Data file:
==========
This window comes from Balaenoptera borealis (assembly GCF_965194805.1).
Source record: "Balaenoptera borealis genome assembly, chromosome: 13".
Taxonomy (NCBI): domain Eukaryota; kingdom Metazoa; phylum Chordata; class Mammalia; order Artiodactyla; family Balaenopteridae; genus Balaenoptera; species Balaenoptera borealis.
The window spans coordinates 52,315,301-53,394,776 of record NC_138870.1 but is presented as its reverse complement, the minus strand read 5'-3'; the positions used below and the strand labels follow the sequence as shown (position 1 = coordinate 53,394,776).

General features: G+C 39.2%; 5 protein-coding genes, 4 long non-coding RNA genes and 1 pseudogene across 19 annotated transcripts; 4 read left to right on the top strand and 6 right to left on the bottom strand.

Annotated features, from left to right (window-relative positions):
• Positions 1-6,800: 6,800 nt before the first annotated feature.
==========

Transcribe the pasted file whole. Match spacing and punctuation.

This window comes from Balaenoptera borealis (assembly GCF_965194805.1).
Source record: "Balaenoptera borealis genome assembly, chromosome: 13".
Taxonomy (NCBI): domain Eukaryota; kingdom Metazoa; phylum Chordata; class Mammalia; order Artiodactyla; family Balaenopteridae; genus Balaenoptera; species Balaenoptera borealis.
The window spans coordinates 52,315,301-53,394,776 of record NC_138870.1 but is presented as its reverse complement, the minus strand read 5'-3'; the positions used below and the strand labels follow the sequence as shown (position 1 = coordinate 53,394,776).

General features: G+C 39.2%; 5 protein-coding genes, 4 long non-coding RNA genes and 1 pseudogene across 19 annotated transcripts; 4 read left to right on the top strand and 6 right to left on the bottom strand.

Annotated features, from left to right (window-relative positions):
• Positions 1-6,800: 6,800 nt before the first annotated feature.